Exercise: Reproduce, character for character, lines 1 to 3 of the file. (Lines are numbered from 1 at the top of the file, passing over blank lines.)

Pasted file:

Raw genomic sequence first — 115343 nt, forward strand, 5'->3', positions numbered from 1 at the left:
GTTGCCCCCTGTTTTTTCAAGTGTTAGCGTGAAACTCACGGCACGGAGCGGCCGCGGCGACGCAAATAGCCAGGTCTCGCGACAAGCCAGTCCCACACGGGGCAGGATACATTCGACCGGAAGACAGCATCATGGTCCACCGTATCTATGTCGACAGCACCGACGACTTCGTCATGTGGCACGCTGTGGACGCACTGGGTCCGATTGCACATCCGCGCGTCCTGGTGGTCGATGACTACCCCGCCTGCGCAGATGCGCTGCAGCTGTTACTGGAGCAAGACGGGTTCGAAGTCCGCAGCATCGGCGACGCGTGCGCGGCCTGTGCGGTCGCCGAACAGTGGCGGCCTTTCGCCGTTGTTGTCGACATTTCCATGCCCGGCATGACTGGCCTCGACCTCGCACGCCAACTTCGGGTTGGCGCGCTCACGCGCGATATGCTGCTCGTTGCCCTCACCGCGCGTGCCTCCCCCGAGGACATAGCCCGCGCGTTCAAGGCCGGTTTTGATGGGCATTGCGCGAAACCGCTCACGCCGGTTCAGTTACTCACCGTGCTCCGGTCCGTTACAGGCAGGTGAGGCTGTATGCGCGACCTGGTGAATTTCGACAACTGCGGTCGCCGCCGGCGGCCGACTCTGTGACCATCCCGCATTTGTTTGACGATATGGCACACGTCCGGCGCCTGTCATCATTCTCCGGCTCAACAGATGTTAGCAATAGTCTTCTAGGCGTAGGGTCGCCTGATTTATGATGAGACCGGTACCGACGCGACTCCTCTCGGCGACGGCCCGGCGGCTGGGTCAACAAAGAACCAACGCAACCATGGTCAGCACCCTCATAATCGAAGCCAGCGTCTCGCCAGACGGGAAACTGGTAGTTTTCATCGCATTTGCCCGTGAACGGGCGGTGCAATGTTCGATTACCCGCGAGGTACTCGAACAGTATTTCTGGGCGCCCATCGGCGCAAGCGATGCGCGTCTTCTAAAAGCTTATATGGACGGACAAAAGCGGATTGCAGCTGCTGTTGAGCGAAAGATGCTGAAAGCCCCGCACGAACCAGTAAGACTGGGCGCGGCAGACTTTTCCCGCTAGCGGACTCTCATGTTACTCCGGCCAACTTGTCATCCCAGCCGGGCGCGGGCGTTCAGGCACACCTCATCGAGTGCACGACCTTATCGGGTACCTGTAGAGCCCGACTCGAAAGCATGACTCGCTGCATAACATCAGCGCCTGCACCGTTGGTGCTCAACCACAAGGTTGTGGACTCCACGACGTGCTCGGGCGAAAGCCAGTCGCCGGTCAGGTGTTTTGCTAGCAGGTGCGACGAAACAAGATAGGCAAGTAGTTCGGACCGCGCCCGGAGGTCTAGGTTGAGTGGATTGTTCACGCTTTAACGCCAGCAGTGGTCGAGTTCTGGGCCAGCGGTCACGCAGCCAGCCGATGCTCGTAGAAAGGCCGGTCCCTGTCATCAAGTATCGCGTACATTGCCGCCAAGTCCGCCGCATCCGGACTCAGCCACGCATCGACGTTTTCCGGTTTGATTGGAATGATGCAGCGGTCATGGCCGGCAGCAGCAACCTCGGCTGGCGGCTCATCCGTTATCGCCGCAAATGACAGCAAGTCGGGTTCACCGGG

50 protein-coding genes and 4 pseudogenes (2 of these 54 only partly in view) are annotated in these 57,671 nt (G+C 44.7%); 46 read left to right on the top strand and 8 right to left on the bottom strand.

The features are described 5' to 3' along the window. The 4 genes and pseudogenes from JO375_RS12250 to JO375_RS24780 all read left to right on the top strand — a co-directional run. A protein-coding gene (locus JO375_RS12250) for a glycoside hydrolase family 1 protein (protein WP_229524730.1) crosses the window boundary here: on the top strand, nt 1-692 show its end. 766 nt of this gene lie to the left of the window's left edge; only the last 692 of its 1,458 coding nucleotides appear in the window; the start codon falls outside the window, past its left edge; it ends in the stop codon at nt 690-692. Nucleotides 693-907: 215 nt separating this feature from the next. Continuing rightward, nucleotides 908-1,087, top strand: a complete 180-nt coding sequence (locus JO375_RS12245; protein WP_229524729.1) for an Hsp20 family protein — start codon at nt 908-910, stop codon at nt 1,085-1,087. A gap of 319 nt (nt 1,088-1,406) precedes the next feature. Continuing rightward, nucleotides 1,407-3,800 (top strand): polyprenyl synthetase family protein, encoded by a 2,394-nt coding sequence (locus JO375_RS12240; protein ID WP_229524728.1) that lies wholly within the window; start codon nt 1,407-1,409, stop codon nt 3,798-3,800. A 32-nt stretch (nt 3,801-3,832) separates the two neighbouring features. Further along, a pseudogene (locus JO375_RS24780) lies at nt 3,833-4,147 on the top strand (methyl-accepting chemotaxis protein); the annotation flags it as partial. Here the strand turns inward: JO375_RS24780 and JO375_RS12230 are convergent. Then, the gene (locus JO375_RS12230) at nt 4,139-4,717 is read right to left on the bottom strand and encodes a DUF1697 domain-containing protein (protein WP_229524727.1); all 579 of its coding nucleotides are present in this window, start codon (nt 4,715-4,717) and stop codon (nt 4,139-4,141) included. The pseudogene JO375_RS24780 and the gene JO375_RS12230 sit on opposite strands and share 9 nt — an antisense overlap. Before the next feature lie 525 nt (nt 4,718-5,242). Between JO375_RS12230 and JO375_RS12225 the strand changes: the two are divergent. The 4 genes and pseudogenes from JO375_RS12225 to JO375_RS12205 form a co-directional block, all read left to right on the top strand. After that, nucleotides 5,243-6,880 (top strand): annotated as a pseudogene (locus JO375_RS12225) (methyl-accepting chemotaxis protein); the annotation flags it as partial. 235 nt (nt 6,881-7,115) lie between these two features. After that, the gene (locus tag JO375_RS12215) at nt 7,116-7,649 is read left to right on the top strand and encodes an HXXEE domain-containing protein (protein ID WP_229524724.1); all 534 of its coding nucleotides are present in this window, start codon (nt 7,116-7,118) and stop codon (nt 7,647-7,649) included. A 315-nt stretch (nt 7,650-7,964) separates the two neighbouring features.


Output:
Raw genomic sequence first — 115343 nt, forward strand, 5'->3', positions numbered from 1 at the left:
GTTGCCCCCTGTTTTTTCAAGTGTTAGCGTGAAACTCACGGCACGGAGCGGCCGCGGCGACGCAAATAGCCAGGTCTCGCGACAAGCCAGTCCCACACGGGGCAGGATACATTCGACCGGAAGACAGCATCATGGTCCACCGTATCTATGTCGACAGCACCGACGACTTCGTCATGTGGCACGCTGTGGACGCACTGGGTCCGATTGCACATCCGCGCGTCCTGGTGGTCGATGACTACCCCGCCTGCGCAGATGCGCTGCAGCTGTTACTGGAGCAAGACGGGTTCGAAGTCCGCAGCATCGGCGACGCGTGCGCGGCCTGTGCGGTCGCCGAACAGTGGCGGCCTTTCGCCGTTGTTGTCGACATTTCCATGCCCGGCATGACTGGCCTCGACCTCGCACGCCAACTTCGGGTTGGCGCGCTCACGCGCGATATGCTGCTCGTTGCCCTCACCGCGCGTGCCTCCCCCGAGGACATAGCCCGCGCGTTCAAGGCCGGTTTTGATGGGCATTGCGCGAAACCGCTCACGCCGGTTCAGTTACTCACCGTGCTCCGGTCCGTTACAGGCAGGTGAGGCTGTATGCGCGACCTGGTGAATTTCGACAACTGCGGTCGCCGCCGGCGGCCGACTCTGTGACCATCCCGCATTTGTTTGACGATATGGCACACGTCCGGCGCCTGTCATCATTCTCCGGCTCAACAGATGTTAGCAATAGTCTTCTAGGCGTAGGGTCGCCTGATTTATGATGAGACCGGTACCGACGCGACTCCTCTCGGCGACGGCCCGGCGGCTGGGTCAACAAAGAACCAACGCAACCATGGTCAGCACCCTCATAATCGAAGCCAGCGTCTCGCCAGACGGGAAACTGGTAGTTTTCATCGCATTTGCCCGTGAACGGGCGGTGCAATGTTCGATTACCCGCGAGGTACTCGAACAGTATTTCTGGGCGCCCATCGGCGCAAGCGATGCGCGTCTTCTAAAAGCTTATATGGACGGACAAAAGCGGATTGCAGCTGCTGTTGAGCGAAAGATGCTGAAAGCCCCGCACGAACCAGTAAGACTGGGCGCGGCAGACTTTTCCCGCTAGCGGACTCTCATGTTACTCCGGCCAACTTGTCATCCCAGCCGGGCGCGGGCGTTCAGGCACACCTCATCGAGTGCACGACCTTATCGGGTACCTGTAGAGCCCGACTCGAAAGCATGACTCGCTGCATAACATCAGCGCCTGCACCGTTGGTGCTCAACCACAAGGTTGTGGACTCCACGACGTGCTCGGGCGAAAGCCAGTCGCCGGTCAGGTGTTTTGCTAGCAGGTGCGACGAAACAAGATAGGCAAGTAGTTCGGACCGCGCCCGGAGGTCTAGGTTGAGTGGATTGTTCACGCTTTAACGCCAGCAGTGGTCGAGTTCTGGGCCAGCGGTCACGCAGCCAGCCGATGCTCGTAGAAAGGCCGGTCCCTGTCATCAAGTATCGCGTACATTGCCGCCAAGTCCGCCGCATCCGGACTCAGCCACGCATCGACGTTTTCCGGTTTGATTGGAATGATGCAGCGGTCATGGCCGGCAGCAGCAACCTCGGCTGGCGGCTCATCCGTTATCGCCGCAAATGACAGCAAGTCGGGTTCACCGGG

50 protein-coding genes and 4 pseudogenes (2 of these 54 only partly in view) are annotated in these 57,671 nt (G+C 44.7%); 46 read left to right on the top strand and 8 right to left on the bottom strand.